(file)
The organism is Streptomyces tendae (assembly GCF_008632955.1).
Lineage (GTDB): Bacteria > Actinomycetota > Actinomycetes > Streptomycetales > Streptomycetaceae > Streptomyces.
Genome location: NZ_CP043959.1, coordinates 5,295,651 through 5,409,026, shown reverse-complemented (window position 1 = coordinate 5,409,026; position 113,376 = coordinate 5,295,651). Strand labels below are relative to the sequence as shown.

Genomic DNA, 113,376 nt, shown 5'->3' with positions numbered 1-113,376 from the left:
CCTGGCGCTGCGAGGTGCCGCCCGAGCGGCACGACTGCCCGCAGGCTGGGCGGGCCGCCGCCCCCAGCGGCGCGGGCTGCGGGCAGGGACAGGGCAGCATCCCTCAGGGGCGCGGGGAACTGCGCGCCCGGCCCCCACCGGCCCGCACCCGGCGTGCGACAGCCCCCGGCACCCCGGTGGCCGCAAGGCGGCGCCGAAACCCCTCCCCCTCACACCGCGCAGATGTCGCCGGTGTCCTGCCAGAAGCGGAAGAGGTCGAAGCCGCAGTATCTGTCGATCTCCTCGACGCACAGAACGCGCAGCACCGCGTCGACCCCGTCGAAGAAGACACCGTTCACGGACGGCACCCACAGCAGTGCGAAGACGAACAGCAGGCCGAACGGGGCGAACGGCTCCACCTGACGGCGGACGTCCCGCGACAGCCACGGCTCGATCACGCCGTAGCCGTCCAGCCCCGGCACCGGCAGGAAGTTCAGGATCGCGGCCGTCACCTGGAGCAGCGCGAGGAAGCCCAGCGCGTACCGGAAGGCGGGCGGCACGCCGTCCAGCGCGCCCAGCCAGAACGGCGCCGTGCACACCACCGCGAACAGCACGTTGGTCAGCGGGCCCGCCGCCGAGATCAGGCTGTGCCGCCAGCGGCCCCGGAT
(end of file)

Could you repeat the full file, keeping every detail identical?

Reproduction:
The organism is Streptomyces tendae (assembly GCF_008632955.1).
Lineage (GTDB): Bacteria > Actinomycetota > Actinomycetes > Streptomycetales > Streptomycetaceae > Streptomyces.
Genome location: NZ_CP043959.1, coordinates 5,295,651 through 5,409,026, shown reverse-complemented (window position 1 = coordinate 5,409,026; position 113,376 = coordinate 5,295,651). Strand labels below are relative to the sequence as shown.

Genomic DNA, 113,376 nt, shown 5'->3' with positions numbered 1-113,376 from the left:
CCTGGCGCTGCGAGGTGCCGCCCGAGCGGCACGACTGCCCGCAGGCTGGGCGGGCCGCCGCCCCCAGCGGCGCGGGCTGCGGGCAGGGACAGGGCAGCATCCCTCAGGGGCGCGGGGAACTGCGCGCCCGGCCCCCACCGGCCCGCACCCGGCGTGCGACAGCCCCCGGCACCCCGGTGGCCGCAAGGCGGCGCCGAAACCCCTCCCCCTCACACCGCGCAGATGTCGCCGGTGTCCTGCCAGAAGCGGAAGAGGTCGAAGCCGCAGTATCTGTCGATCTCCTCGACGCACAGAACGCGCAGCACCGCGTCGACCCCGTCGAAGAAGACACCGTTCACGGACGGCACCCACAGCAGTGCGAAGACGAACAGCAGGCCGAACGGGGCGAACGGCTCCACCTGACGGCGGACGTCCCGCGACAGCCACGGCTCGATCACGCCGTAGCCGTCCAGCCCCGGCACCGGCAGGAAGTTCAGGATCGCGGCCGTCACCTGGAGCAGCGCGAGGAAGCCCAGCGCGTACCGGAAGGCGGGCGGCACGCCGTCCAGCGCGCCCAGCCAGAACGGCGCCGTGCACACCACCGCGAACAGCACGTTGGTCAGCGGGCCCGCCGCCGAGATCAGGCTGTGCCGCCAGCGGCCCCGGAT